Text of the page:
Now living in Boston, Jaffe did a preview of the film last summer before Sisters and THREADS, two groups sponsored by the Birmingham Jewish Federation that bring together Jewish, African-American and Hispanic women, and to Anytown Alabama, a high school group that brings together teens from a wide range of backgrounds.

The documentary explores why Harper Lee’s “To Kill a Mockingbird” still resonates in discussions of race, class and justice. Much of the film revolves around a 2007 production of “Mockingbird” by two Birmingham-area high schools — the lower-income, predominantly African-American Fairfield, and upscale Mountain Brook.

“Birds” and “Heaven”

In 2011, fellow Jewish New York City filmmaker Joel Fendelman got good response for his feature film “David” — about the relationship of a Jewish boy and a Muslim boy in Fendelman’s home borough of Brooklyn.

That is also the setting of his short selected to be screened at Sidewalk this month, called “Birds of Brooklyn.” It takes place in the Russian Jewish immigrant neighborhood of Brighton Beach. It’s a poetic capturing of an aging woman who travels back to this neighborhood to rediscover a childhood memory.

Fendelman said the movie has no dialogue and the story is told visually (some sounds were added in post-filming). “I thought that was the best way to tell this story of nostalgia and community,” he said. “Brooklyn has so much magic and culture. It is such a melting pot. I wanted to make this movie without dialogue since I thought there would be more poignancy in the simplicity.”

Other short and feature films at Sidewalk this year with Jewish connections or themes include “In Heaven Underground.” This documentary by Jewish German filmmaker Britta Wauer centers on the Weissensee Jewish cemetery, Germany’s oldest surviving active Jewish cemetery, located just north of Berlin and more than 130 years old.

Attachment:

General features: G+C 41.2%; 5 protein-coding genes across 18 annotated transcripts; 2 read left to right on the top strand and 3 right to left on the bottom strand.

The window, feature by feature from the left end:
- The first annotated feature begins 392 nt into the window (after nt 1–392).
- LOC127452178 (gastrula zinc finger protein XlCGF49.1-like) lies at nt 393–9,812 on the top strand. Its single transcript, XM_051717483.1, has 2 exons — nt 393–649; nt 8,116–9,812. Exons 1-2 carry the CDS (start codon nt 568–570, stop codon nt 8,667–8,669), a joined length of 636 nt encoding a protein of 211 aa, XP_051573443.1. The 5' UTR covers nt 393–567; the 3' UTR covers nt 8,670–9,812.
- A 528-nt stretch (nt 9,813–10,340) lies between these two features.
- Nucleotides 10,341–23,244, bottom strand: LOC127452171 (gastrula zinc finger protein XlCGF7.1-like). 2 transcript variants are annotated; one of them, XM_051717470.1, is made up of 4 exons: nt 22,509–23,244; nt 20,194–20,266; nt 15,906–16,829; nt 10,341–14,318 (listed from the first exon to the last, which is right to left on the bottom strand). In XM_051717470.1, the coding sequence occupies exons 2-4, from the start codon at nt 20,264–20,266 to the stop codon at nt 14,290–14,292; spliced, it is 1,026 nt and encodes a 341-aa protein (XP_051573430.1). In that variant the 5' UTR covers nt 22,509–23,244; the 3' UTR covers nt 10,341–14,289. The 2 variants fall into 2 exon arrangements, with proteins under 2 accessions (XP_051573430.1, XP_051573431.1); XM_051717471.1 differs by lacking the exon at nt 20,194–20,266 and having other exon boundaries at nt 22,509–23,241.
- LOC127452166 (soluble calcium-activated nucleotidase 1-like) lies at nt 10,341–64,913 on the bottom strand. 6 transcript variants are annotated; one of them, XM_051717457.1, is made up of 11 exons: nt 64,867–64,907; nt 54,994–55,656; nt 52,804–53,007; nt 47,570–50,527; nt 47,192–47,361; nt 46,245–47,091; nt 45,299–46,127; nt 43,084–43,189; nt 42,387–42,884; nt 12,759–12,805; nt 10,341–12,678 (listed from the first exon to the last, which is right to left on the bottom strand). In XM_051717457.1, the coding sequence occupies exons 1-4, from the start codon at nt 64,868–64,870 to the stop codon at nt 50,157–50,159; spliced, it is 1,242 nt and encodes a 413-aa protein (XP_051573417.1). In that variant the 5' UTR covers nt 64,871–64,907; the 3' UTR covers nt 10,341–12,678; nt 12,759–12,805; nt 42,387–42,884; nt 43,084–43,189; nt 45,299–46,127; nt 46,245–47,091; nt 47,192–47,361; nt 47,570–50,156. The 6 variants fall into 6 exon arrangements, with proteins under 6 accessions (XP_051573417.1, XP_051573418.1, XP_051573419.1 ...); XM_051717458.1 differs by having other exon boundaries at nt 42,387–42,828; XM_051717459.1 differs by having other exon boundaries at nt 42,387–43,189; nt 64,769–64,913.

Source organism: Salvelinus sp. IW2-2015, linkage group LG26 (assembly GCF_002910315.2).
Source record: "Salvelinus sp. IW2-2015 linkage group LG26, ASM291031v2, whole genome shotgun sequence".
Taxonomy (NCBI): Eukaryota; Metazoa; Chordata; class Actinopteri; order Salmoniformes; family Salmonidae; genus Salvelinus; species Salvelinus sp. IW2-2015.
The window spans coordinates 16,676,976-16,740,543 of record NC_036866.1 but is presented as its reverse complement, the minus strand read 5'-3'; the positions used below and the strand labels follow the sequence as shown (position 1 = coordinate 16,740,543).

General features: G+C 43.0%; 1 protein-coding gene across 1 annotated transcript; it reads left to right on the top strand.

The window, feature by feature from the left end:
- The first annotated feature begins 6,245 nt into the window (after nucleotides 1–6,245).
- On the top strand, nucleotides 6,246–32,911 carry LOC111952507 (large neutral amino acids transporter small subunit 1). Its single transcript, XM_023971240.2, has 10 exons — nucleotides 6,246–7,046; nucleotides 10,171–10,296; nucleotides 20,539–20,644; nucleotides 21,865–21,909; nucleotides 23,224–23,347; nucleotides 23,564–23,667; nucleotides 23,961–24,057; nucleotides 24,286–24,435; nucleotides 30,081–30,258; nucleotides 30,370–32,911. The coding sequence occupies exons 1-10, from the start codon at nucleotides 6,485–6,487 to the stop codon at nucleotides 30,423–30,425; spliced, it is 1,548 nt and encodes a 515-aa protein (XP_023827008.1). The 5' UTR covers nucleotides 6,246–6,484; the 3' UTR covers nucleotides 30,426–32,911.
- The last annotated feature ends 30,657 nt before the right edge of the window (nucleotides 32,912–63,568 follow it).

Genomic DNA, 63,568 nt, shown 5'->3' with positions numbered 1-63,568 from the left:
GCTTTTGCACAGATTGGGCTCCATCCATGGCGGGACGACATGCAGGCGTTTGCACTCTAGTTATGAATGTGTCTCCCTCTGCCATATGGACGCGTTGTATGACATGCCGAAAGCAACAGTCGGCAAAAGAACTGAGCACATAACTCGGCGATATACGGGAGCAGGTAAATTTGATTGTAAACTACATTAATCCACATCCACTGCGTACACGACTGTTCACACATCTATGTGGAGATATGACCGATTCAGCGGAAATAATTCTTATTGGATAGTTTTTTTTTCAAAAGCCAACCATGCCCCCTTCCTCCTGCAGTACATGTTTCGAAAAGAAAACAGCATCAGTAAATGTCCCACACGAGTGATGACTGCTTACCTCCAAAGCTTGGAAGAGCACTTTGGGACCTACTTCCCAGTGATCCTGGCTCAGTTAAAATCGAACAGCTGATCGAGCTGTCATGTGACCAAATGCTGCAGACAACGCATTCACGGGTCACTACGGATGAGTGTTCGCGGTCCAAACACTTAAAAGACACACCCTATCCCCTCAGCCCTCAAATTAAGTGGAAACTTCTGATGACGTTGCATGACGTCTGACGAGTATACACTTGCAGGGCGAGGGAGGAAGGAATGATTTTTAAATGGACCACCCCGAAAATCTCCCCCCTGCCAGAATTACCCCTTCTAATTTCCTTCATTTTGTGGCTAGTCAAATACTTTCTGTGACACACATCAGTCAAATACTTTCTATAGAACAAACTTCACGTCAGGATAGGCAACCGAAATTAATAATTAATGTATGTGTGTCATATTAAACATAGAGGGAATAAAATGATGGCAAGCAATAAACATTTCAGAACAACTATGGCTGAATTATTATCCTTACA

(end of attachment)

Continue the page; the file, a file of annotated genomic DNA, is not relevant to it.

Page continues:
The Birmingham Jewish Federation is sponsoring the screening at Sidewalk.

Wauer said the film premiered at the 2011 Berlin International Film Festival, where it won the award for the best documentary film. It has since been invited to 40 festivals including Jerusalem, Vienna, Melbourne, San Francisco and Washington.

“It was not my idea to make a film about a cemetery,” said Wauer. “When I was asked if I could imagine to realize a documentary about the Weissensee cemetery I was full of fascination for Europe’s largest Jewish cemetery still in use — but also skeptical. Who would go to a cinema watching a cemetery film? The special nature of the Weissensee; the mixture of stone graves and wild, rampant nature; the miracle that this site survived the Nazi era without being destroyed, can best be experienced by going there oneself.”

“I felt that a film would have to show things that remain hidden to the cemetery visitor — the stories behind the gravestones,” adds Wauer. Naturally the era of Nazi dictatorship overshadows other events, but the history in the documentary goes back to the 19th century.

“Birds of Brooklyn” and “In Heaven Underground” will be screened August 26 at 10:20 a.m. at the Alabama School of Fine Arts.